Ways To Help Induce Labor At 38 Weeks – At 2 years old, my nephew is a good thing. But when he was ten days past his due date in mid-June, my sister had some special words to describe him. She loved being pregnant, but by the end of her third trimester, she couldn’t wait to get things going (and meet her firstborn son). Like many mothers, her birthday came and went without a hitch. And while overtime is completely normal, it can feel like your baby is never coming. Fortunately, there are safe and effective ways to help labor naturally—exercise is one of them.
Now, before we dive in, there’s something you should know. “There is no exercise that has been shown to induce labor in women unless your body has already initiated the process,” explains Dr. Heather Irobunda, MD and a board-certified OB/GYN based in New York. However, it can prepare your body for what’s to come. “Typically, exercise helps your body switch from a primary processing system to an active processing system.” Essentially, this means it can help advance labor by correcting the baby’s position and improving the mother’s balance “by putting more weight on the neck, which increases signals to the body and especially the uterus.” Light cardio, such as walking, is one way to help this process. If you feel comfortable, he also recommends doing low-impact moves like squats and lunges. You can sit on an exercise ball and roll to help open your pelvis and “allow the baby to settle into your pelvis and help the body know it’s time to give birth.”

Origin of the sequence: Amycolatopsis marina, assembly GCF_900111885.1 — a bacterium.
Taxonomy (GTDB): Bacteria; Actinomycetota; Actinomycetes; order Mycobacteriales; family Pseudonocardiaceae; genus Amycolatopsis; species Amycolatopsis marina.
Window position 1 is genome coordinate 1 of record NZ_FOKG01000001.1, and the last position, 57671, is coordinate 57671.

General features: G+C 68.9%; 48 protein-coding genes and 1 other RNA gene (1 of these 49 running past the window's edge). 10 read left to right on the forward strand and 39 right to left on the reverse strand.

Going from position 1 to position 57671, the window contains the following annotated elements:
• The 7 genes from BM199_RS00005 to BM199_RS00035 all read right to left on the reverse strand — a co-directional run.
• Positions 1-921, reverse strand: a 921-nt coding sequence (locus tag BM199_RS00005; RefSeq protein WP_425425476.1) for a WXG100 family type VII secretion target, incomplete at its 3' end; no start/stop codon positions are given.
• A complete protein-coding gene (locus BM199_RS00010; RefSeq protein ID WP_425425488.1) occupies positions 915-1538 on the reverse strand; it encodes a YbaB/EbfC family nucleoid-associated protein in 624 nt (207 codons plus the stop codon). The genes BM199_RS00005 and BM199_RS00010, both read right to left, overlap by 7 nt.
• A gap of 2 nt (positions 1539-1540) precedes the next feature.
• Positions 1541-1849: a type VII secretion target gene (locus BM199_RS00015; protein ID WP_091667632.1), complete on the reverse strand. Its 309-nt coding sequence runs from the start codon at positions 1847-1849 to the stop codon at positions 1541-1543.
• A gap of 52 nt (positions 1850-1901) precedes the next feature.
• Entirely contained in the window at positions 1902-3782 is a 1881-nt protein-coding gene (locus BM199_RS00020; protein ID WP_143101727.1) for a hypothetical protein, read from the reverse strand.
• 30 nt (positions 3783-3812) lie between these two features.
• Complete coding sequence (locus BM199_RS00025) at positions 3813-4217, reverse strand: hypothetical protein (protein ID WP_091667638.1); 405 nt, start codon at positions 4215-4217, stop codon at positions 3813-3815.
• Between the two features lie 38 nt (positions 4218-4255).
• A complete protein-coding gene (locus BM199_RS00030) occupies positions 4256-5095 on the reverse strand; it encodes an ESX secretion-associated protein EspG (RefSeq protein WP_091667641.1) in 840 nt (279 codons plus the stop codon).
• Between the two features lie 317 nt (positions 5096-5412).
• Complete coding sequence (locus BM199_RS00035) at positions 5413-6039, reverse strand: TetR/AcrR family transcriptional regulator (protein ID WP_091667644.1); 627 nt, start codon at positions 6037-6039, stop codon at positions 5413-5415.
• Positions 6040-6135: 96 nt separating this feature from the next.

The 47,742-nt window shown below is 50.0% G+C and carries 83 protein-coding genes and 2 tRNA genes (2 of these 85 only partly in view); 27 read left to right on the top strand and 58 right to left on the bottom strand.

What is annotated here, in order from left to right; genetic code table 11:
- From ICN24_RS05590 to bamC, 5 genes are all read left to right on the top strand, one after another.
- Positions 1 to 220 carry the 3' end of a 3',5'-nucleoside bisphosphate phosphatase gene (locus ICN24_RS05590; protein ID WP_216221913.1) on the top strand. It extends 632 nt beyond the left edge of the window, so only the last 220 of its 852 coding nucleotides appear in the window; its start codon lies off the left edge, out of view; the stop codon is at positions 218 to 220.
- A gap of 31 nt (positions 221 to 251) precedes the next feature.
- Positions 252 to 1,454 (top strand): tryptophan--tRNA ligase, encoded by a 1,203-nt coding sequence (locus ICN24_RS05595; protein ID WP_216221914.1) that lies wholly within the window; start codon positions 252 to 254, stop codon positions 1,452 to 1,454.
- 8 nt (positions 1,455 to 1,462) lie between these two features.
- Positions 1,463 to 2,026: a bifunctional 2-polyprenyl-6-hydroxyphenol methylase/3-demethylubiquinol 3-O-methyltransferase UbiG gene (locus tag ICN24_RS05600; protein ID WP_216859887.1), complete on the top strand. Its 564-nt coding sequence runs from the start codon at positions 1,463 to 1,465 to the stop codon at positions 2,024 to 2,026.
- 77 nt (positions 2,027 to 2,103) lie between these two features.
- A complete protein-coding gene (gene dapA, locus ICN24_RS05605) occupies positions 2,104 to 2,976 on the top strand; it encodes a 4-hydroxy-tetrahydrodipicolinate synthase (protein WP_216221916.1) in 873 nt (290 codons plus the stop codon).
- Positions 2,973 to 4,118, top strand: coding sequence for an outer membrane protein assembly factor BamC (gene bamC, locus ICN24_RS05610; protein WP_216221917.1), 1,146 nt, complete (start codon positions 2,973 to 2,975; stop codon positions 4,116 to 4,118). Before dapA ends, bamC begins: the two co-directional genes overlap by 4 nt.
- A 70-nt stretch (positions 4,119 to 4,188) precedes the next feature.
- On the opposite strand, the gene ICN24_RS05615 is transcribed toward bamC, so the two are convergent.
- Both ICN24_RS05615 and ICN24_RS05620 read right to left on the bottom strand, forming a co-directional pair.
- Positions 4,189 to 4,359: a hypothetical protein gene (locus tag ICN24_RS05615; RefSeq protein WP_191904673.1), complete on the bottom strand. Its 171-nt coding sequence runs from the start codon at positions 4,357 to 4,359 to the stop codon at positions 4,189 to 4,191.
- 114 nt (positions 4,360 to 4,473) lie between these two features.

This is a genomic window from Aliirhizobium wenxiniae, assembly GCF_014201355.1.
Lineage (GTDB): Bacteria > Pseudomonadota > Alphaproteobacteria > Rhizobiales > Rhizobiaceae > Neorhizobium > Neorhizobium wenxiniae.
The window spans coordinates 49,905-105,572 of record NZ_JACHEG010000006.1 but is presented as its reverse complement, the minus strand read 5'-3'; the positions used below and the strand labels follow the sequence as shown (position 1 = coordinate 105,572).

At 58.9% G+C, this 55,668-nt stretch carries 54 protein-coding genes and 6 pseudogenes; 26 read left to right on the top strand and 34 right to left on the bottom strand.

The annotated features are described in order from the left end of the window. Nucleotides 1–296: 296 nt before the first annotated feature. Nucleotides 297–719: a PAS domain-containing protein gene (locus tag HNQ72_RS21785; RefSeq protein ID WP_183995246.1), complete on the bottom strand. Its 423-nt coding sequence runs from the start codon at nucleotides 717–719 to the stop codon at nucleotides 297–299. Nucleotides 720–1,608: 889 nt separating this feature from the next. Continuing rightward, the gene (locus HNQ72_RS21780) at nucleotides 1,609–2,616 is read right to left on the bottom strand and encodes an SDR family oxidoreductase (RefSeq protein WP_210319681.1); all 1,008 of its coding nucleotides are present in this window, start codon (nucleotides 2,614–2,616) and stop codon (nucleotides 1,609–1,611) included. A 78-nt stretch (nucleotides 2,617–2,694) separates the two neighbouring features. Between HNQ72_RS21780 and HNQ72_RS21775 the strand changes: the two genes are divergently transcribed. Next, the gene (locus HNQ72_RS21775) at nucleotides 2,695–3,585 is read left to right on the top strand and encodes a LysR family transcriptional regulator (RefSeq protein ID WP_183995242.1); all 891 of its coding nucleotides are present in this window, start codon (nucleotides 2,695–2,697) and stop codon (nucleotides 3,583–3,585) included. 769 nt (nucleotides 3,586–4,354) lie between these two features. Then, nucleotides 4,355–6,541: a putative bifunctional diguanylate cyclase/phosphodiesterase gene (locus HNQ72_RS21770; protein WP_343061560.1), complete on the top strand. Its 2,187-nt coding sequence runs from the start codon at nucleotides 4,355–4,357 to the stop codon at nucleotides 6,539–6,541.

- 1 Ways To Help Induce Labor At 38 Weeks
- 2 How To Bring On Labour
- 3 Natural Ways To Induce Labor At Home: Advice From A Labor Nurse!
Ways To Help Induce Labor At 38 Weeks
The answer is yes. In fact, it’s safe to exercise during pregnancy “as long as [the movements] aren’t more challenging than your fitness level prior to the start of your pregnancy,” says Dr. Irobunda. Your second trimester is not the time to start training for your first race, and your last trimester is not the time to try a new Zumba class. Stick to low-impact movements that your body is used to and always make sure you are in a position where you can do these exercises safely. Having a workout buddy is also a good idea. “Make sure there’s someone nearby if you need help walking,” he said. “If it’s not possible to have someone around when you’re exercising, make sure your phone is ready to help if needed.” And before you buy that big ball, always discuss your labor and delivery plans with your doctor. Exercise is not recommended for women with certain health conditions or high-risk pregnancies.
How To Bring On Labour
If your doctor will let you, here are eight OB/GYN-approved exercises to try right now, all suggested by Brooke Cates, prenatal and postpartum exercise specialist and founder of The Bloom Method and Studio Bloom. When performing these exercises, he recommends focusing on two main things: opening and softening. “Putting pressure on the uterine region (your core and pelvic floor) while creating movement and strength in the lower body and pelvis can support a woman who is about to give birth.”
In the fourth position, with your shoulders over your hands and knees directly under your hips, start breathing in through your nose. As you take each breath as long as possible, increase the rate of your breathing and change the movement in the diaphragm. As you inhale, allow your rib cage to expand along with your abdomen. At the same time, try to carefully stretch your pelvic floor with each new breath. Reverse the movements as you exhale, keeping your body light and relaxed. Nothing should feel forced and no muscles should be actively involved. The focus here is on your breath, allowing it to create space and expand.